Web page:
For Hendrix and Hunt, what’s more important than any specific childhood issues is the way in which you and your partner interact. It’s vital that you listen to each other with curiosity and compassion so you can recognize each other as separate individuals and not merely placeholders for your unconscious parental images.
After exploring the ways in which your childhoods shaped you, you will then make a list of your partner’s traits as you perceive them. Many of these will match characteristics that you ascribed to your primary caregivers. With this information, it’s possible to consciously spell out the unconscious needs that you brought into your relationship.
3. Mutual Transformation
Through this process of mending a broken relationship, you can become more aware of the unconscious drives that led you to seek out and create a loving bond. More importantly, you can also learn to understand your partner’s unspoken needs. This is where the hard part begins.
When a relationship is in crisis, we often wish our partner would change to meet our own desires. In a relationship where the couple are conscious allies, we commit to changing ourselves in order to meet our partner’s deepest needs.
The tool that Hendrix and Hunt provide to facilitate gradual transformation is the “Behavior Change Request Dialogue.”
- In this dialogue, one person brings up a broad-ranging desire that is followed by specific, actionable requests.
- The other partner can then choose from the options and agrees to follow through on one of the requests.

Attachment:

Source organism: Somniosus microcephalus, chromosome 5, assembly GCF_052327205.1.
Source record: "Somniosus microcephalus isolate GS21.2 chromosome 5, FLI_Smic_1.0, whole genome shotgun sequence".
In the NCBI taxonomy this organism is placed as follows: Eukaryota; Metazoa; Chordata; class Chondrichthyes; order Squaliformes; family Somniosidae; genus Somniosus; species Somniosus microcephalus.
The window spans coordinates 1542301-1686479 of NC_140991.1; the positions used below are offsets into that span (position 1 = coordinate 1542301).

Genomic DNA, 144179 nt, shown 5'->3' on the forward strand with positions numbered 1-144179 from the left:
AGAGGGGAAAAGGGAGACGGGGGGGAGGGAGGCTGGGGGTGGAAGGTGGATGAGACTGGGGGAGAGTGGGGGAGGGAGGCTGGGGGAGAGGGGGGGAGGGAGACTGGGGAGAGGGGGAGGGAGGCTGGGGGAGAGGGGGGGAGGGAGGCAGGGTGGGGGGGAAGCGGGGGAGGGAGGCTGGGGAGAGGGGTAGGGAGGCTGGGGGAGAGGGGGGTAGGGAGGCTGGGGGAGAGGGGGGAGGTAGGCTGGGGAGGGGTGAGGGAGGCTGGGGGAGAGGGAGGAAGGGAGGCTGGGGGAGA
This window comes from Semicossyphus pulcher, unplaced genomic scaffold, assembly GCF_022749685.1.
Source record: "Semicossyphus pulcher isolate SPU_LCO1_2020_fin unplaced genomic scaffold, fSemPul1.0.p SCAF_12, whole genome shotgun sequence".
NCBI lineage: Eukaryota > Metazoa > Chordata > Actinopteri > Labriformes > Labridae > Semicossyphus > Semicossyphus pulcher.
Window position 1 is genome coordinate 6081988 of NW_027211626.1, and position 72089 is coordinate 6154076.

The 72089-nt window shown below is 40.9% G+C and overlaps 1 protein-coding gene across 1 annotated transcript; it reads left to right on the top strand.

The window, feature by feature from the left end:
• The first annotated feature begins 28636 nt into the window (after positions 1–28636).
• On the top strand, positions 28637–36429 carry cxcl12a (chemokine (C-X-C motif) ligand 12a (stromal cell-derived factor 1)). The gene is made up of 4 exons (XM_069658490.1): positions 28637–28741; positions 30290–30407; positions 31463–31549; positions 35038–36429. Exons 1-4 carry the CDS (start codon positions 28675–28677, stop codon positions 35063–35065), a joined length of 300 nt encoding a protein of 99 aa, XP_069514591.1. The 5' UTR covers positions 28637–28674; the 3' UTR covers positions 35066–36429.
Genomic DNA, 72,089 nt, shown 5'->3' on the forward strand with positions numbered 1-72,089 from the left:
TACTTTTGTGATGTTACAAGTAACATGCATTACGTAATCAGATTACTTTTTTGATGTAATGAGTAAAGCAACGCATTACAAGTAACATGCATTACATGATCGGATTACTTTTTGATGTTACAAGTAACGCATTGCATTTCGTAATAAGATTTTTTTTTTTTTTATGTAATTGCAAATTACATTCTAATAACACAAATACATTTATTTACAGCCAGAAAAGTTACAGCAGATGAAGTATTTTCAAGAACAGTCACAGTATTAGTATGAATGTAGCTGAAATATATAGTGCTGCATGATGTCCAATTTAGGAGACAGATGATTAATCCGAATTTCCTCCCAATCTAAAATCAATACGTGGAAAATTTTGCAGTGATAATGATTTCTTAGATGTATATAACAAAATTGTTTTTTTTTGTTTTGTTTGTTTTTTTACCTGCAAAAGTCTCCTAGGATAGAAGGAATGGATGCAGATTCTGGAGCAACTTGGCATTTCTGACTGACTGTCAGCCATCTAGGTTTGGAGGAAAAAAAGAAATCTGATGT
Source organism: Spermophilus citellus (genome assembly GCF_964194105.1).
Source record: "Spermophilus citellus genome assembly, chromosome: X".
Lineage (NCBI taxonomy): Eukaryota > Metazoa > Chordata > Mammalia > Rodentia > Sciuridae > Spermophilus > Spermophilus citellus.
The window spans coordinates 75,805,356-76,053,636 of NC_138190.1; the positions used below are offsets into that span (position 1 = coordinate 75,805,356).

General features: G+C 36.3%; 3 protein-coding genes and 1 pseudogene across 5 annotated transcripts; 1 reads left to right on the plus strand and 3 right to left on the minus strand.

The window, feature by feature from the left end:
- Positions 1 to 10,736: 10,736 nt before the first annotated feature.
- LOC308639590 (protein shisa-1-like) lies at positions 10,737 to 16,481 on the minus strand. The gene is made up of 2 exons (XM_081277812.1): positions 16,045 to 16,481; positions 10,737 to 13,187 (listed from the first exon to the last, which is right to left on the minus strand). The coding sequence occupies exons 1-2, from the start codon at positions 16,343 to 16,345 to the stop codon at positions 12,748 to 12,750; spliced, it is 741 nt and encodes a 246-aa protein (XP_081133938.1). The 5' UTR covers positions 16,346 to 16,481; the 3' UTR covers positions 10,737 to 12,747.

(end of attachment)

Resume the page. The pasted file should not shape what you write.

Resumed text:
- The requests are made in the form of a scripted dialogue, with mirroring, validation, and empathy for each other.
Through this process, you and your partner will make incremental changes to your behavior. However, the Behavior Change Request is not transactional. Any changes you make must be done so freely, as a gift. You being able to choose which changes to make ensures that you don’t give up personal autonomy.
It will be easier for you to meet some requests for change than others. The requests that spark the strongest resistance are those that touch on areas where you have the greatest need for growth. Part of your resistance to making changes may be rooted in the feeling that you’re violating a rule or taboo set by your parents. If you feel resistance to your partner making changes, your caregivers may have taught you that you weren’t worthy of receiving love in that way.
As you and your partner make gradual changes, you create a cycle of mutual growth. By changing yourselves to meet your partner’s needs, you fill in the pieces of your own Lost Self.
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Here's what you'll find in our full Getting the Love You Want summary :
- Why rifts often open between your romantic partner and yourself
- How your childhood defines your future relationships
- How a struggling couple can learn to talk to each other, heal, and grow